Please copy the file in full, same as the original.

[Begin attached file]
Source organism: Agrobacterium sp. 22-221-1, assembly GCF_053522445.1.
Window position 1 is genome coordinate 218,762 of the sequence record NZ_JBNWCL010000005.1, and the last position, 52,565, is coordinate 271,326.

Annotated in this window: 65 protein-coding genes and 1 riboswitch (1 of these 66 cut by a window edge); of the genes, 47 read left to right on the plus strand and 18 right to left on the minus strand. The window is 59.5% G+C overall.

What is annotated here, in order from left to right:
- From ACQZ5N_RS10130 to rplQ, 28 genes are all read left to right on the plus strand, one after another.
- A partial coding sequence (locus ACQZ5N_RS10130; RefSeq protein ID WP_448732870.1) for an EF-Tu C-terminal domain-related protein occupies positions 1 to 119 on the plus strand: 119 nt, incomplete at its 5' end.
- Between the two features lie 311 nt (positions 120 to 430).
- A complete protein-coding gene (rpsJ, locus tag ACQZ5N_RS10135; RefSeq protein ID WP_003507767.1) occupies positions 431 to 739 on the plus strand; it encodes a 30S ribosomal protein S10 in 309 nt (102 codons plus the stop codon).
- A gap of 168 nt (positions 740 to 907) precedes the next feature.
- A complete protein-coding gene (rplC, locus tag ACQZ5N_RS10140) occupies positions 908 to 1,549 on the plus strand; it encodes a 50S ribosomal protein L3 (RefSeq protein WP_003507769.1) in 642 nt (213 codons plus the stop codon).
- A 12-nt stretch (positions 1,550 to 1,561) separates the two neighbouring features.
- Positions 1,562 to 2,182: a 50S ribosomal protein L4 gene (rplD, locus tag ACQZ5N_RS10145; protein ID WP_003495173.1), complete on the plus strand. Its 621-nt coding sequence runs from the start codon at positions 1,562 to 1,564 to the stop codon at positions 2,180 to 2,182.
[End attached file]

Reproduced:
Source organism: Agrobacterium sp. 22-221-1, assembly GCF_053522445.1.
Window position 1 is genome coordinate 218,762 of the sequence record NZ_JBNWCL010000005.1, and the last position, 52,565, is coordinate 271,326.

Annotated in this window: 65 protein-coding genes and 1 riboswitch (1 of these 66 cut by a window edge); of the genes, 47 read left to right on the plus strand and 18 right to left on the minus strand. The window is 59.5% G+C overall.

What is annotated here, in order from left to right:
- From ACQZ5N_RS10130 to rplQ, 28 genes are all read left to right on the plus strand, one after another.
- A partial coding sequence (locus ACQZ5N_RS10130; RefSeq protein ID WP_448732870.1) for an EF-Tu C-terminal domain-related protein occupies positions 1 to 119 on the plus strand: 119 nt, incomplete at its 5' end.
- Between the two features lie 311 nt (positions 120 to 430).
- A complete protein-coding gene (rpsJ, locus tag ACQZ5N_RS10135; RefSeq protein ID WP_003507767.1) occupies positions 431 to 739 on the plus strand; it encodes a 30S ribosomal protein S10 in 309 nt (102 codons plus the stop codon).
- A gap of 168 nt (positions 740 to 907) precedes the next feature.
- A complete protein-coding gene (rplC, locus tag ACQZ5N_RS10140) occupies positions 908 to 1,549 on the plus strand; it encodes a 50S ribosomal protein L3 (RefSeq protein WP_003507769.1) in 642 nt (213 codons plus the stop codon).
- A 12-nt stretch (positions 1,550 to 1,561) separates the two neighbouring features.
- Positions 1,562 to 2,182: a 50S ribosomal protein L4 gene (rplD, locus tag ACQZ5N_RS10145; protein ID WP_003495173.1), complete on the plus strand. Its 621-nt coding sequence runs from the start codon at positions 1,562 to 1,564 to the stop codon at positions 2,180 to 2,182.